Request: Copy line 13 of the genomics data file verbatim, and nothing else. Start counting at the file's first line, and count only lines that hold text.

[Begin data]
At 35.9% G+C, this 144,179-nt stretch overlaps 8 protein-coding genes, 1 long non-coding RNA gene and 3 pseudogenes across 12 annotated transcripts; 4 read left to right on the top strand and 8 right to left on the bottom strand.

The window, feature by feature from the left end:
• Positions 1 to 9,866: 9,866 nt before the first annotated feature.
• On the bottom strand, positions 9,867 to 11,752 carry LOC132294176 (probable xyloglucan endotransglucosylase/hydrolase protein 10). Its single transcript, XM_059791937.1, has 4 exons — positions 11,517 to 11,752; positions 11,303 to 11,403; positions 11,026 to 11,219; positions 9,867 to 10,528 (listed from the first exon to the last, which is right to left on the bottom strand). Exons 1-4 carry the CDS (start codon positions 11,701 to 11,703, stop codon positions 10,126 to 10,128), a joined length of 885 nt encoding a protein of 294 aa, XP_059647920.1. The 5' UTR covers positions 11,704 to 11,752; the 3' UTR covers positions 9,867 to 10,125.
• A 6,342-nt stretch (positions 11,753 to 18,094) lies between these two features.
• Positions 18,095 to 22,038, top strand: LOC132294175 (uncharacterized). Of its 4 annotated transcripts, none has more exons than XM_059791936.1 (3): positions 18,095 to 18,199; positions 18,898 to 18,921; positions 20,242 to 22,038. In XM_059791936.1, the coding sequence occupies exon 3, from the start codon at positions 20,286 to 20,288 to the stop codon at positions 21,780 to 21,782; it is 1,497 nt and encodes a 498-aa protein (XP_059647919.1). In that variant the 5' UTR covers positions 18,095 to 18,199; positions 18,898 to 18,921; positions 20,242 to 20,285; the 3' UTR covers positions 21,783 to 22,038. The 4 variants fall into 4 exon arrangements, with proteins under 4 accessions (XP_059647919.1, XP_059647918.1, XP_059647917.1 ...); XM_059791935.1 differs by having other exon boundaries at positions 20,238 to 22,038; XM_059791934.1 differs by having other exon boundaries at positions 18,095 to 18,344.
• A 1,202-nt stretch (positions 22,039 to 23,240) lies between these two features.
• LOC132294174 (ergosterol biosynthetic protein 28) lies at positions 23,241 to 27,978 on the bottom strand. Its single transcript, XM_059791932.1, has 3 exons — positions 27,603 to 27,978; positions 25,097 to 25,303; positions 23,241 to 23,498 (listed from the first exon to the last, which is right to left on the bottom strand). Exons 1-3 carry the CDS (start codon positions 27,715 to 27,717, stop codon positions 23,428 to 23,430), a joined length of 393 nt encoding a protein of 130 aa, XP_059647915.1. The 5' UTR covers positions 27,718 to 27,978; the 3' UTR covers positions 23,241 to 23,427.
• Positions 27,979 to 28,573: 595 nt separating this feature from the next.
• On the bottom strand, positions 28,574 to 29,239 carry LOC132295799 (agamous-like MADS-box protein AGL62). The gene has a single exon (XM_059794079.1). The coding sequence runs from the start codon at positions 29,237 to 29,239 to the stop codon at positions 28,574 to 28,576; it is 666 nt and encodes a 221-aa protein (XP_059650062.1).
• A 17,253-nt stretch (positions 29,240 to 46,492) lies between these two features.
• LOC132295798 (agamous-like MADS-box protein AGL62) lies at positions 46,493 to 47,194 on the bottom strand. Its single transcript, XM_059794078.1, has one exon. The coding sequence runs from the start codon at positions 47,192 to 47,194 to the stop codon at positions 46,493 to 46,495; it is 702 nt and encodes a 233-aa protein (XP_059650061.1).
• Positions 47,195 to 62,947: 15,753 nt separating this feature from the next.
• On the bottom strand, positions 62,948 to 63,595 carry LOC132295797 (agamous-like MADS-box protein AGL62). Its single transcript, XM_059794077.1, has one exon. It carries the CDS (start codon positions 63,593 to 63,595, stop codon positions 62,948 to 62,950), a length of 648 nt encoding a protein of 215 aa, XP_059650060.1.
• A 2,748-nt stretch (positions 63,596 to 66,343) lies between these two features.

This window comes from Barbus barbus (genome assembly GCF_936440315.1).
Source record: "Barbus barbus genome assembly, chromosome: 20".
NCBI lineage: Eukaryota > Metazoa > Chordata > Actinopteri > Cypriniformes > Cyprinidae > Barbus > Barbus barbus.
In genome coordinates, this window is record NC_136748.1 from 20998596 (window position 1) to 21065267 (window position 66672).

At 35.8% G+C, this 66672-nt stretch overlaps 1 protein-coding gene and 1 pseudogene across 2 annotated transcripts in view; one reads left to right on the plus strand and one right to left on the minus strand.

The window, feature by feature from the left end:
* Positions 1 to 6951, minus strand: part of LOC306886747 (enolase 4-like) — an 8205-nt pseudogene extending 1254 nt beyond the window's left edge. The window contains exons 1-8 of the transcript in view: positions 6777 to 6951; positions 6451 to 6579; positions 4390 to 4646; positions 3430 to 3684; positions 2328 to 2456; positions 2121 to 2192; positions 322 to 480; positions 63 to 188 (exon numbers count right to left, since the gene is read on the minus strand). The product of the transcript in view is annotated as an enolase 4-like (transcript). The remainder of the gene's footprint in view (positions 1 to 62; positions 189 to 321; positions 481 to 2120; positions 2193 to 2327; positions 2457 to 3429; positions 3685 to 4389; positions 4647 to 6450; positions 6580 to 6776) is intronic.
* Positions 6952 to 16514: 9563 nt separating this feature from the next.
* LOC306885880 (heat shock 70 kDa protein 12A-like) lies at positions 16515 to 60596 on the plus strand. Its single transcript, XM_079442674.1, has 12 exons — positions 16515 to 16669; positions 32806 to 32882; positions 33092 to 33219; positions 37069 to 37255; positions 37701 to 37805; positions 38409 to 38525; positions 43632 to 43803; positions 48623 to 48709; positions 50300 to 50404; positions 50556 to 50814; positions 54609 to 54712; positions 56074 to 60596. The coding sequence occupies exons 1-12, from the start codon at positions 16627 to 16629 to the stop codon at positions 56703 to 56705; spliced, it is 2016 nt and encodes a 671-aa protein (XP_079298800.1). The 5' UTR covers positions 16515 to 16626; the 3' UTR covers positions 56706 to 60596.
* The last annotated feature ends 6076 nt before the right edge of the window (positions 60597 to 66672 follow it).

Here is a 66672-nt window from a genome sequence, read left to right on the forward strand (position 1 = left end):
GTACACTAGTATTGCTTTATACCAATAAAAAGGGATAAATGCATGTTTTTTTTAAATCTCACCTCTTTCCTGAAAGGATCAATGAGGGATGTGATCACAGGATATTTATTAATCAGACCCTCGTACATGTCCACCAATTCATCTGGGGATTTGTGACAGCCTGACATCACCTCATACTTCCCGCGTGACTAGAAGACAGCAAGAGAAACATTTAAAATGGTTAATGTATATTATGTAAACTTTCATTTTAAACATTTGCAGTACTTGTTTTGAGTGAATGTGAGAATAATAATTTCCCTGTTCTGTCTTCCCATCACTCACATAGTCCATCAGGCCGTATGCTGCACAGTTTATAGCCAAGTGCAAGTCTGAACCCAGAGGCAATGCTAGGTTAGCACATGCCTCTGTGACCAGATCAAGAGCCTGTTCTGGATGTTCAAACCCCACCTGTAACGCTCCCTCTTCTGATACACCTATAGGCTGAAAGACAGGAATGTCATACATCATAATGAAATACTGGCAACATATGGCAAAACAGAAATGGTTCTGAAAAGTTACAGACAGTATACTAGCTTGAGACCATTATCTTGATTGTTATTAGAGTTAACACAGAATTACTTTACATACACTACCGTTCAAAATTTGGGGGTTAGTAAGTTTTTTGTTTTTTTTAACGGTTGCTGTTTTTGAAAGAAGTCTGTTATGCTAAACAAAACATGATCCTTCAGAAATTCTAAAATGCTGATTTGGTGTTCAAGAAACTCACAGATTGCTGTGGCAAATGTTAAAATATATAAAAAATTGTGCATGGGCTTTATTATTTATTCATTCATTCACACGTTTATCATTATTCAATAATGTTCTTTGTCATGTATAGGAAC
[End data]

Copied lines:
• Positions 47,195 to 62,947: 15,753 nt separating this feature from the next.